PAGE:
1. For me, the decision NOT to marry was a life changer. The later decision to adopt children anyway was another decision with life-long after-effects. I can't say the same of my career choices, which haven't really been choices at all--I just fell into jobs which turned out to be right for me but it was more a matter of luck than a true decision. The decision to buy a home in my early twenties also had a lot of side effects. I knew I wanted the comfort of a base, and having that base made it easier to get on with other aspects of my life.

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    1. A combination of luck, happenstance, and definitive choices seems to have worked well for you, Grace.

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  2. A very nice column. Your comments were all spot on. I agree that even the enormity of committing to lifelong monogamy pales beside the impact of having children. Life without children can be rich and fullfilling, but I have found that children have made my life HUGE. It is like adding entire city to a life lived within the walls of a single house. The expansion of one's emotional well and the depth of feeling experienced is beyond description. I feel like the luckiest person in the world to have my children in my life. In fact, one reason I have chosen early retirement is so that I (we) can spend more time with them.

    Dr Keith

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  3. Wisdom from Emerson regarding mistakes:

    "Finish each day and be done with it ... You have done what you could; some blunders and absurdities no doubt crept in; forget them as soon as you can.
    Tomorrow is a new day; you shall begin it well and serenely."

    ..

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    1. Beautiful quote...just what I needed this morning! Thank you.

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    2. I agree, Jane. Emerson is good at cutting to the chase.

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  4. I think we all have certain regrets in life, either things we feel we should have done, decisions that could/should have been made differently, and so on. The key is not to dwell on them; learn from them if necessary, but don't beat yourself up over them, since they may have had unintended consequences. For example, I often think what would have changed if I had been drafted in 1971, but the chances are my wife and I would not be together, nor would I have known my daughter. I sometimes think I should have taken the companies I worked for up on large career advancements they offered, but many of them would have put tremendous strain on both my family and health. When those thoughts come in I dismiss them quickly since there is nothing I can do to change them; you can learn something from every one of them, but cannot change them. Be satisfied with the choices made if they were good ones, learn from and possibly change for the better those that were bad and might be repeated, and enjoy life. I think most of your readers are doing exactly that, Bob.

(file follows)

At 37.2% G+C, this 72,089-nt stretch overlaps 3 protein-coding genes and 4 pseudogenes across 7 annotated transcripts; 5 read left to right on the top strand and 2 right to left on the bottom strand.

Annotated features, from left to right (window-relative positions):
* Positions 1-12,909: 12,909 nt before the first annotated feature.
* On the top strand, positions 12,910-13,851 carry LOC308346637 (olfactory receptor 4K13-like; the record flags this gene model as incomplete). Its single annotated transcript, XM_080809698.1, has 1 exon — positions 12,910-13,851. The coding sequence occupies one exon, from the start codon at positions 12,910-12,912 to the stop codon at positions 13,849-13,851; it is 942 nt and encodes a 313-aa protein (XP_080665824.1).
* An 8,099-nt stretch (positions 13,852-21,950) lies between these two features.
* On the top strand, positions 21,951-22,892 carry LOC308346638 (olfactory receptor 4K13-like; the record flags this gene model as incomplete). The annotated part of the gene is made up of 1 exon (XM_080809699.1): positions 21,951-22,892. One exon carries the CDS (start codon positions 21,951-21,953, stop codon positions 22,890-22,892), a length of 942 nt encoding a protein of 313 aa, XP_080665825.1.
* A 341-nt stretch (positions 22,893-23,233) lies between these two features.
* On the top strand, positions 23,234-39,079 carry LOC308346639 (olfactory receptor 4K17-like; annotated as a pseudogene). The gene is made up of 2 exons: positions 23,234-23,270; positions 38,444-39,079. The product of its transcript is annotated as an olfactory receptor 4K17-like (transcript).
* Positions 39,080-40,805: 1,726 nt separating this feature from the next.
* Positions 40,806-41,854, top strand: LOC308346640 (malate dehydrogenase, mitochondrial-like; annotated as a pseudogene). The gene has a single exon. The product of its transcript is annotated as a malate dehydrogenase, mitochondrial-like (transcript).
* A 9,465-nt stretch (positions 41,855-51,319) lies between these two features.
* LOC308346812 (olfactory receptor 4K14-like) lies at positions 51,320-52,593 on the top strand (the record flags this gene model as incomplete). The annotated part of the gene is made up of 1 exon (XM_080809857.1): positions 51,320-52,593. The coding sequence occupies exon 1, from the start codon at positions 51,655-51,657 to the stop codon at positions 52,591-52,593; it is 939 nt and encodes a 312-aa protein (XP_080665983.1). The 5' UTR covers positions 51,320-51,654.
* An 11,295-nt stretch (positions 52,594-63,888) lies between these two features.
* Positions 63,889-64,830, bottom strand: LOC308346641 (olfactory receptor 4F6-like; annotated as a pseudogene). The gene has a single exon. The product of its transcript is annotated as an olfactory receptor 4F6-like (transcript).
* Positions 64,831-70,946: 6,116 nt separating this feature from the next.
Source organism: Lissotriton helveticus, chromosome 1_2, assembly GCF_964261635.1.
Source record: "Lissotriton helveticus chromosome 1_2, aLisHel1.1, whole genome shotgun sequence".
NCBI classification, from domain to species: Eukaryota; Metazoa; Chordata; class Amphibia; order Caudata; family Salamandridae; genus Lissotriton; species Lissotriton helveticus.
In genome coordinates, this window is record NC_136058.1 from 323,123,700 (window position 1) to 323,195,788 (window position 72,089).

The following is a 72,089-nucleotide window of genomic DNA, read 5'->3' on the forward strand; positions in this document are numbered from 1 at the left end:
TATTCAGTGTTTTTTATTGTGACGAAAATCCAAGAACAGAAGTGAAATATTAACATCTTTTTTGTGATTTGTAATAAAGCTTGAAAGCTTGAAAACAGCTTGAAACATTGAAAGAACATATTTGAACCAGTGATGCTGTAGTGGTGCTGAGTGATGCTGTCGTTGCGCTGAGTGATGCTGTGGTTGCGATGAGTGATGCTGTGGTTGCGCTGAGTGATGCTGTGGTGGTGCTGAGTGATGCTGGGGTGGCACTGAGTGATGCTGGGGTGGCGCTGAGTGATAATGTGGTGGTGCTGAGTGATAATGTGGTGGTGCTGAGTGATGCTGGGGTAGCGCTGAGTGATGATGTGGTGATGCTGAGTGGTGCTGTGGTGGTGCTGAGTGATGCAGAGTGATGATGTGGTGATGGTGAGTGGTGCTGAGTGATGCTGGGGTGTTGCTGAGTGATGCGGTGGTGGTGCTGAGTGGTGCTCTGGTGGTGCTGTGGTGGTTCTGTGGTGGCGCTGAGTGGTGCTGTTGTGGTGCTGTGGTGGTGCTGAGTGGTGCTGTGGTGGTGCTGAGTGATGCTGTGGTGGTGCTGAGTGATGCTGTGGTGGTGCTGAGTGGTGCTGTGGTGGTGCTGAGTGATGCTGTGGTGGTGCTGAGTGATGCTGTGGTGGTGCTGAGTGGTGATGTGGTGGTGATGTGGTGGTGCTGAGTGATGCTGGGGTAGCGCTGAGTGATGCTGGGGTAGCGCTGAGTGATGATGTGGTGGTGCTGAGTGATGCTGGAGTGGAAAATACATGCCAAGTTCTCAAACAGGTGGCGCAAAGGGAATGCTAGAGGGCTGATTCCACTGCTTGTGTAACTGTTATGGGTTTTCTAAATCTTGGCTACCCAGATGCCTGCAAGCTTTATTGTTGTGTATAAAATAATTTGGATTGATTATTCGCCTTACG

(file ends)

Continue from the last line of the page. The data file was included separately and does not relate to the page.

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    1. You and I have a lot of parallels, Chuck. My draft number was 65 and after graduating from Syracuse University in 1971 I would have been on a boat to Viet Nam. Luckily, I managed to get into the Reserves. Those 6 years of meetings and 2 week "summer camps" were a small price to pay for avoiding something that probably would have killed me or changed me forever.

      I also turned down a chance to join a new company in California in the late 70s. Instead I stayed with the market leader based in Iowa. The upstart company ended up surpassing the established firm within 4 years. I would have become rich and my family would have been very different growing up in California. But, the travel would have even worse than what I was already enduring and the guy in charge was known for cutting corners and doing anything for the business. I would not have been happy and my family would have suffered.

      Yes, things tend to work together for a reason. We just have to accept that.

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  5. Great post. I am 30 and have been married for two years. All my close friends already have kids or are pregnant. They urge me to join them. But I know how tough it is to be a parent just by observation. I am still adjusting to marriage as a marriage needs hard work and commitment in order for it to work. I want to wait until we are fully ready as a couple before having kids. Besides, I still need to carve out my own career still.

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    1. Taking time to adjust to marriage and all that entails is a smart decision, Kelly. My wife and I waited 3 years for our first daughter. That time as just a couple was important.

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  6. There are few decisions I regret...maybe talking my daughter into going to Virginia for college instead of staying home. As she said today, if she had not, she would not have ended up in the Air Force, meeting her husband- and now having her son.
    Paths of life are what we make of them. Some are tougher then thers. If we go with the path we chose I think it just turns out the way it should.
    I have been blessed to have had such a crazy path.

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    1. "Paths of life are what we make them." How true. Attitude and adjustments are keys to a contented life. Thinking what could have been is only good if you are a blogger or novelist!

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  7. I relocate from the north to the south. I'll never consider myself a southerner, but it's worked out well. Other key decisions were to go back to school and learn a trade which allowed me to enter a lucrative field and support myself and daughter.

    But by far the best decision I've made was to remain friends with my ex-husband after our divorce. It's paid off in more ways than I can say because our daughter has turned out very well. He's also currently renting a property from me. You never know how life will work out if you harbor a grudge. Put the past behind you and move on.